One of the biggest misconceptions about the AIDS epidemic in the United States is that it’s over. This belief is also part of why the disease is so dangerous — and why campaigns like this week’s National HIV Testing Week are so necessary.
Nationally, 1.2 million Americans live with HIV or AIDS and about 50,000 more are diagnosed with HIV each year. But for a more complete view of the virus’ impact, localized data is telling. Philadelphia has a citywide HIV infection rate that’s five times the U.S. national average, and the infection rate in one of the city’s southwestern neighborhoods is comparable to rates in Sierra Leone and Ghana.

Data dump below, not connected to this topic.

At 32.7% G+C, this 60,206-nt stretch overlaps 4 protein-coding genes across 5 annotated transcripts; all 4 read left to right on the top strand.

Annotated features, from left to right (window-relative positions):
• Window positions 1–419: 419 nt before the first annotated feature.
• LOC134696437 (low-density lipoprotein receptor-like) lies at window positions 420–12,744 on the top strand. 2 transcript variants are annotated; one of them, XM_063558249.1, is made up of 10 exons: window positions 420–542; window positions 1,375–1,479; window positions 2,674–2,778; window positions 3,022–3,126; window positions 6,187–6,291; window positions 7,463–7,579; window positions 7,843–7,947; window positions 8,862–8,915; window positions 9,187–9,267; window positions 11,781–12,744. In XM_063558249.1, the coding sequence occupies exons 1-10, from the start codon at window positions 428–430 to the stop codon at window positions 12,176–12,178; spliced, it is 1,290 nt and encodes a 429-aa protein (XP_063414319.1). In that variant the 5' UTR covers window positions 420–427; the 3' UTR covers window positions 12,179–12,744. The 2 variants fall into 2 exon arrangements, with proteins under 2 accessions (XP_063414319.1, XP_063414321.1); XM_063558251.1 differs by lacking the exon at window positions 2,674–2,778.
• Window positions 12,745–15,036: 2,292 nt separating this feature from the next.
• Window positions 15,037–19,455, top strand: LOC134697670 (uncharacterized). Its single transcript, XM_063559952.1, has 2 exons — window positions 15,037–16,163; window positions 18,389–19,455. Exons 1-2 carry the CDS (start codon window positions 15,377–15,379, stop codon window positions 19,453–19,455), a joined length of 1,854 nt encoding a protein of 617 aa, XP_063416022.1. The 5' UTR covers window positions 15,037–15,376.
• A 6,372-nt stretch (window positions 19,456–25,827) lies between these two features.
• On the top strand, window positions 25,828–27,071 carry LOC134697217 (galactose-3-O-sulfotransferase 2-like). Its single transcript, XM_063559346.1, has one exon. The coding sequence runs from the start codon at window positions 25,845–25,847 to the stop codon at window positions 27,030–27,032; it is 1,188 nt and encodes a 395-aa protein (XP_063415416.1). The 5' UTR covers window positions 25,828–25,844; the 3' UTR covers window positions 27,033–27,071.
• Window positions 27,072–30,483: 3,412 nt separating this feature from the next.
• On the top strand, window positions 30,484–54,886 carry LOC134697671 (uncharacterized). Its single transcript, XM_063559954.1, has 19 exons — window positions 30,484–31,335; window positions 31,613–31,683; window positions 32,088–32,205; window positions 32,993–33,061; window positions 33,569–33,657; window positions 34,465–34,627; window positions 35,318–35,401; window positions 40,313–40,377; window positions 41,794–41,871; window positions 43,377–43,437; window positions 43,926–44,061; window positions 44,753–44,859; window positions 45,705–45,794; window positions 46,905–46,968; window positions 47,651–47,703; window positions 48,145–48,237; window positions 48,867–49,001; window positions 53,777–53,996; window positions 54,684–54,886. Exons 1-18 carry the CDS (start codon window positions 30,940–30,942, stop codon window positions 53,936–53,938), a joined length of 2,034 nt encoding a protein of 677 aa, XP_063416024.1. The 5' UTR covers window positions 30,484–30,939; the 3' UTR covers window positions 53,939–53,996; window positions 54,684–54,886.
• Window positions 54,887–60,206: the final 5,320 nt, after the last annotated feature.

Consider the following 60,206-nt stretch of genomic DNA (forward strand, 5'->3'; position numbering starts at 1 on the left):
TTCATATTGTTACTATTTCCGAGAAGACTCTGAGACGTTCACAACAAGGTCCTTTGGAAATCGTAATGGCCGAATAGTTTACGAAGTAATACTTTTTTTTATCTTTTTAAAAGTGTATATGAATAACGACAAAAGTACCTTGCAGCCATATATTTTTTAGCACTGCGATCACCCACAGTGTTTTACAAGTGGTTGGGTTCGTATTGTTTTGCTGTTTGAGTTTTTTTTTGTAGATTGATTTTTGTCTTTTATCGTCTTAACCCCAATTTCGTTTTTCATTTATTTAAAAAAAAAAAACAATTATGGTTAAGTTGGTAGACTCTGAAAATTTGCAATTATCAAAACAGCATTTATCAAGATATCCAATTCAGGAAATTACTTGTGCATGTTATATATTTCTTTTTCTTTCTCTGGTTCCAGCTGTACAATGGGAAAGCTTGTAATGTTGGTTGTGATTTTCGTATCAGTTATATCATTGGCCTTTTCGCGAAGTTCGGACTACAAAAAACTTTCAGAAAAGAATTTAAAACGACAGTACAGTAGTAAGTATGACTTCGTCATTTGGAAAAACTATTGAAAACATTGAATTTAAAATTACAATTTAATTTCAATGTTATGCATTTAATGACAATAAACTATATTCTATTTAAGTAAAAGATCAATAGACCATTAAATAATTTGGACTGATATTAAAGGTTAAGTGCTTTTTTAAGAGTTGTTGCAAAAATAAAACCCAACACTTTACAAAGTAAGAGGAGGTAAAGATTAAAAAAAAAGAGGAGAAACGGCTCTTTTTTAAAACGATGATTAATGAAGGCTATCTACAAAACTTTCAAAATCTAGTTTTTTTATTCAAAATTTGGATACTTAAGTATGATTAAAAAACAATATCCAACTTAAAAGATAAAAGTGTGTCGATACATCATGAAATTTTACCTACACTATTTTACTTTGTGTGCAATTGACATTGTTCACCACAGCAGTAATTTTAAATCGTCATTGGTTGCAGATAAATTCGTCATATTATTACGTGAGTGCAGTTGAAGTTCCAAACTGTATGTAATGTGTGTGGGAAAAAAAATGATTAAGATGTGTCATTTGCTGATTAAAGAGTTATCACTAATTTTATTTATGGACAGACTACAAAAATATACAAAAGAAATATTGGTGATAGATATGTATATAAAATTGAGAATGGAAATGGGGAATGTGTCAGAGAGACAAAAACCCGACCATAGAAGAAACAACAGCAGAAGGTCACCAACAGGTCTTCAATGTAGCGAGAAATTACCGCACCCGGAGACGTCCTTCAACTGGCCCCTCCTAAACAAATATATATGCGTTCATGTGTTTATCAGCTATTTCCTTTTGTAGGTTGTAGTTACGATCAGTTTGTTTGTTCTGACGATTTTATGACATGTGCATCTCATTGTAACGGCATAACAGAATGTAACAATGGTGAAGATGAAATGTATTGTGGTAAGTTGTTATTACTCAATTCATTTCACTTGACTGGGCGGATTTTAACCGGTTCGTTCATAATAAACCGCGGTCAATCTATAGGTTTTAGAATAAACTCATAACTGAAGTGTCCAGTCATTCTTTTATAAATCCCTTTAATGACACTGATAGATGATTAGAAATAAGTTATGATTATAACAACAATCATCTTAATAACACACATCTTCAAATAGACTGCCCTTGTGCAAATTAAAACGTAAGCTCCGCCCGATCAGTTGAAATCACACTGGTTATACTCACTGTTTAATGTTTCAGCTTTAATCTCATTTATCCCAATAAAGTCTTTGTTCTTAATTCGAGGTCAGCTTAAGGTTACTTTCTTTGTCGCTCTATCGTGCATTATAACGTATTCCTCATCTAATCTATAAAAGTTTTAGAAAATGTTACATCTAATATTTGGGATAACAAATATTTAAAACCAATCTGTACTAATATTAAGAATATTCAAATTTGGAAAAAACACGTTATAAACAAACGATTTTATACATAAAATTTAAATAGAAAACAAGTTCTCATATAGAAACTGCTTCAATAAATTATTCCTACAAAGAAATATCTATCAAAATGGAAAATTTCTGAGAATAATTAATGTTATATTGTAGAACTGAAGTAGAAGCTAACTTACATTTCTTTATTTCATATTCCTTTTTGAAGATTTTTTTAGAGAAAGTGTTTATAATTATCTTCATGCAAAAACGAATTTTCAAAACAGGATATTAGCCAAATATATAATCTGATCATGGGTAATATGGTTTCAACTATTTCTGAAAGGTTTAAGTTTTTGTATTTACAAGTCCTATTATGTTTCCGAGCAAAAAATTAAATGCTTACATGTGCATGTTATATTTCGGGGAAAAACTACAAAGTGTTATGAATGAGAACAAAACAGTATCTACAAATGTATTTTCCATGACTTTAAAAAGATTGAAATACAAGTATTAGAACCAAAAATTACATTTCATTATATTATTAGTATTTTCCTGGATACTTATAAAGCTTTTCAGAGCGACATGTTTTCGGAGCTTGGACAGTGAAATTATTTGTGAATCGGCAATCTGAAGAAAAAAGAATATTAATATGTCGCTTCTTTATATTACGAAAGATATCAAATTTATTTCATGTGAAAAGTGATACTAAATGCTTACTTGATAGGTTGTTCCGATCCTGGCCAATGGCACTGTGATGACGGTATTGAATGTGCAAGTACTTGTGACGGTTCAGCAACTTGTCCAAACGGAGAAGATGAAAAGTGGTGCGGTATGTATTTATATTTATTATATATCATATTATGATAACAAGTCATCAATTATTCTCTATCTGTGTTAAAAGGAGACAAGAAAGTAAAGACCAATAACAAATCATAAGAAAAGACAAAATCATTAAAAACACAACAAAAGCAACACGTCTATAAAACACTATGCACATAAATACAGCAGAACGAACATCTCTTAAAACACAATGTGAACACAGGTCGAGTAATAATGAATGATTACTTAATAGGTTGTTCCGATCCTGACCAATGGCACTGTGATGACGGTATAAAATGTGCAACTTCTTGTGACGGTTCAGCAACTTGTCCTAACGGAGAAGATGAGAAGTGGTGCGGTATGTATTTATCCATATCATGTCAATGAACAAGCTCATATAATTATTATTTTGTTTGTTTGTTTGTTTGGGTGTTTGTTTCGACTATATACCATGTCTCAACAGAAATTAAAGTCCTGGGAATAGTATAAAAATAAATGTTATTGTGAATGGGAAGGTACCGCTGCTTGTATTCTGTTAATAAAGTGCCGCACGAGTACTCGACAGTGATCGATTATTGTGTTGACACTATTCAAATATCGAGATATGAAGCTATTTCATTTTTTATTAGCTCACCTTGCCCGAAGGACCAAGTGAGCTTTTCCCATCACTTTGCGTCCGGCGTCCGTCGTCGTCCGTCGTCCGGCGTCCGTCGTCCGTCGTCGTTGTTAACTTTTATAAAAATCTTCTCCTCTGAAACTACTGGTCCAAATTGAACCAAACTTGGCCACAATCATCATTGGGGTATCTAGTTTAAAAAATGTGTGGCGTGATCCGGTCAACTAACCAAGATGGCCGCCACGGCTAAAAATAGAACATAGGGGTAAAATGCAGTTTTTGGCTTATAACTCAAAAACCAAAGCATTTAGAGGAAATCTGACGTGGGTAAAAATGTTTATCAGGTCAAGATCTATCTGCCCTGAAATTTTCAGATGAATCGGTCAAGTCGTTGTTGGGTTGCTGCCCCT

A full two-thirds of new HIV infections occur in just 3 percent of U.S. counties, according to newly released statistics from AIDSVu, a data project developed by researchers at Emory University’s Rollins School of Public Health that maps data about the disease using information from the Centers for Disease Control and Prevention and the U.S. census. These counties are found in both cities and rural areas, but they have one thing in common: a lack of resources.